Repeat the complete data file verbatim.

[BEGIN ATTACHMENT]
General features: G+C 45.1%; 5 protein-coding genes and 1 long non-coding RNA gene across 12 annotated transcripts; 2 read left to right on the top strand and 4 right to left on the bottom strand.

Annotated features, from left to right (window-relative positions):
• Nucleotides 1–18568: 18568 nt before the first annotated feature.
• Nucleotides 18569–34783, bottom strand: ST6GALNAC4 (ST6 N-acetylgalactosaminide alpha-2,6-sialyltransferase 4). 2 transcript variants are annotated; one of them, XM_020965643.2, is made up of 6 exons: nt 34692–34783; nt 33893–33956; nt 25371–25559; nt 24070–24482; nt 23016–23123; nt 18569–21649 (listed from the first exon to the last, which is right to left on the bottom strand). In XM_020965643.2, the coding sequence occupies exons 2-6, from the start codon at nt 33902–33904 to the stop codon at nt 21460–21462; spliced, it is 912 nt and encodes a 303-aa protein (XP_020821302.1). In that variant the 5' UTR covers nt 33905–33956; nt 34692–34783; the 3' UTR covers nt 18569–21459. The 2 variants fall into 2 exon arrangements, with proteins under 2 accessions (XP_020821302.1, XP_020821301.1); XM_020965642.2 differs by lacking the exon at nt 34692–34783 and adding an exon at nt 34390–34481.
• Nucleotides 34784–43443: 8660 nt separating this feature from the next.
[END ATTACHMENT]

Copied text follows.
General features: G+C 45.1%; 5 protein-coding genes and 1 long non-coding RNA gene across 12 annotated transcripts; 2 read left to right on the top strand and 4 right to left on the bottom strand.

Annotated features, from left to right (window-relative positions):
• Nucleotides 1–18568: 18568 nt before the first annotated feature.
• Nucleotides 18569–34783, bottom strand: ST6GALNAC4 (ST6 N-acetylgalactosaminide alpha-2,6-sialyltransferase 4). 2 transcript variants are annotated; one of them, XM_020965643.2, is made up of 6 exons: nt 34692–34783; nt 33893–33956; nt 25371–25559; nt 24070–24482; nt 23016–23123; nt 18569–21649 (listed from the first exon to the last, which is right to left on the bottom strand). In XM_020965643.2, the coding sequence occupies exons 2-6, from the start codon at nt 33902–33904 to the stop codon at nt 21460–21462; spliced, it is 912 nt and encodes a 303-aa protein (XP_020821302.1). In that variant the 5' UTR covers nt 33905–33956; nt 34692–34783; the 3' UTR covers nt 18569–21459. The 2 variants fall into 2 exon arrangements, with proteins under 2 accessions (XP_020821302.1, XP_020821301.1); XM_020965642.2 differs by lacking the exon at nt 34692–34783 and adding an exon at nt 34390–34481.
• Nucleotides 34784–43443: 8660 nt separating this feature from the next.